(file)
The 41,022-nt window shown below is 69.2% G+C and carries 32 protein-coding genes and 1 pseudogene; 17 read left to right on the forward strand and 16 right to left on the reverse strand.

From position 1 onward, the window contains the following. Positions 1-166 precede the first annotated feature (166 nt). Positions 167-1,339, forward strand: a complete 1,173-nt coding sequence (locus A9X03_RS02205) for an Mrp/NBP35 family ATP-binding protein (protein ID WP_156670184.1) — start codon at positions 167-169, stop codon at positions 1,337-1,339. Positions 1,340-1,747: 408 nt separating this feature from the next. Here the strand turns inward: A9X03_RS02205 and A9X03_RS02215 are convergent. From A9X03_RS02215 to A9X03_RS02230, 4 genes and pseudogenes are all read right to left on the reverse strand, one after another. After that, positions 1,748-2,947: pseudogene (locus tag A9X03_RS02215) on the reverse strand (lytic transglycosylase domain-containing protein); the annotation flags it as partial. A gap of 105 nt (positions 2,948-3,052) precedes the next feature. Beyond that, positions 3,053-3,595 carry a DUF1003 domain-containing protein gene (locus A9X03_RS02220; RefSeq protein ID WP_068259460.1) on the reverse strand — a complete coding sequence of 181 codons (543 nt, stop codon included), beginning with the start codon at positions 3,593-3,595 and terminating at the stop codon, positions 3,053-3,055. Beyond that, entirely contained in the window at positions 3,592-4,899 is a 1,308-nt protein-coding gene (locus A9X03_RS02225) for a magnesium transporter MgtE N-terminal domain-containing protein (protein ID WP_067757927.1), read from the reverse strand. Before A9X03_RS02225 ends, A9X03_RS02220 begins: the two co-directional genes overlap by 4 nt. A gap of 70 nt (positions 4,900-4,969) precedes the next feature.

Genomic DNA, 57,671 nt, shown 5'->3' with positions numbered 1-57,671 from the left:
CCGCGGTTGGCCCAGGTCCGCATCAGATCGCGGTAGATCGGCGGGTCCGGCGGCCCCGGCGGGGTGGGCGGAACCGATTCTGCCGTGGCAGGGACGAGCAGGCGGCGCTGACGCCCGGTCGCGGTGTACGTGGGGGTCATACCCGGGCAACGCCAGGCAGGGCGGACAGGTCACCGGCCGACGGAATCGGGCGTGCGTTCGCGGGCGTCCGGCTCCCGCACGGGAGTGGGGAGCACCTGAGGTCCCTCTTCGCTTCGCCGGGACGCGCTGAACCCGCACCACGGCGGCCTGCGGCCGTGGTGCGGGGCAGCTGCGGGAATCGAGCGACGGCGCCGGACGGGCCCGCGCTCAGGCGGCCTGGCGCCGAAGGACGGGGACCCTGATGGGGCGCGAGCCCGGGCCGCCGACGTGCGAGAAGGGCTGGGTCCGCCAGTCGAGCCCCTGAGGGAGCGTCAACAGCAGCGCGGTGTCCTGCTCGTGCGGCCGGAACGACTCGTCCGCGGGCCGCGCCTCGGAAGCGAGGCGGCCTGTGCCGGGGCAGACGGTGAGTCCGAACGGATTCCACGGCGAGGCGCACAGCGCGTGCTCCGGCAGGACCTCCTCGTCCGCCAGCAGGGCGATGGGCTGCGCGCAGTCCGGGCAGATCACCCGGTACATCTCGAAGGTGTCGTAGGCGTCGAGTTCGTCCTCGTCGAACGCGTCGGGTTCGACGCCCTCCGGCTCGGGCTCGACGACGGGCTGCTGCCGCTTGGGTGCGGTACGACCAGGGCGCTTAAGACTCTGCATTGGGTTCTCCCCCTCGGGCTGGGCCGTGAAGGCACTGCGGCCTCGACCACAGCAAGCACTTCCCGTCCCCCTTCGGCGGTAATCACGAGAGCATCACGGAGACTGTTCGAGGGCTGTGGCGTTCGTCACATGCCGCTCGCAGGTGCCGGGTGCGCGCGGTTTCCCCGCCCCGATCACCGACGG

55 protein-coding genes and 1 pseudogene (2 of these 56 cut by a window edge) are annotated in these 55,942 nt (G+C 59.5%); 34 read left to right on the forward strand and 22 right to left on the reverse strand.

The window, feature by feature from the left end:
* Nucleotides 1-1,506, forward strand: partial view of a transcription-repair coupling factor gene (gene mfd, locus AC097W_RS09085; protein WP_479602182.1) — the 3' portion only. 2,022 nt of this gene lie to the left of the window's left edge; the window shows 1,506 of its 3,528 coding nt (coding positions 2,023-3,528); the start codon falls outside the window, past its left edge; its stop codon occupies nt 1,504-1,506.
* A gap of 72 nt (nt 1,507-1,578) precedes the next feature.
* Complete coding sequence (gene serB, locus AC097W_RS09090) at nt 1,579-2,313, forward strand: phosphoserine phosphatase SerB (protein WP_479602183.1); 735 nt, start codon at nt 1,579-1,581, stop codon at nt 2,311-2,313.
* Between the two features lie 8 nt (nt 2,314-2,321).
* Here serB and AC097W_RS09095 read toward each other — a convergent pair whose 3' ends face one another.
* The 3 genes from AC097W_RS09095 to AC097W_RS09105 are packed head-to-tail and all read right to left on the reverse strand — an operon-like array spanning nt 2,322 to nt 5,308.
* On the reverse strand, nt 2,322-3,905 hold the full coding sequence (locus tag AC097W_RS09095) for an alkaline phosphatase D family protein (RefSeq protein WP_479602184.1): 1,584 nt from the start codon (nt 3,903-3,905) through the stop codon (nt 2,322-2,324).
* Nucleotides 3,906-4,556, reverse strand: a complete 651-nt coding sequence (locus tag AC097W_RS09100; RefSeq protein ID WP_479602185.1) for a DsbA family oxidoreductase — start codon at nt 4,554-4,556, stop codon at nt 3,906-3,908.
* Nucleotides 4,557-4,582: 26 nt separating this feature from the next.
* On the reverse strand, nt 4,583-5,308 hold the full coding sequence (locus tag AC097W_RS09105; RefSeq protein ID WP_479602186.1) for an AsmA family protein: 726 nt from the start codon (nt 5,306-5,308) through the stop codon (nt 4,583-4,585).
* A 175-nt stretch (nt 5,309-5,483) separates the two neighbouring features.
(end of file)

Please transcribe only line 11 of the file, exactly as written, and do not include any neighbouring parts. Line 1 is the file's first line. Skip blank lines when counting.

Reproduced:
* Here serB and AC097W_RS09095 read toward each other — a convergent pair whose 3' ends face one another.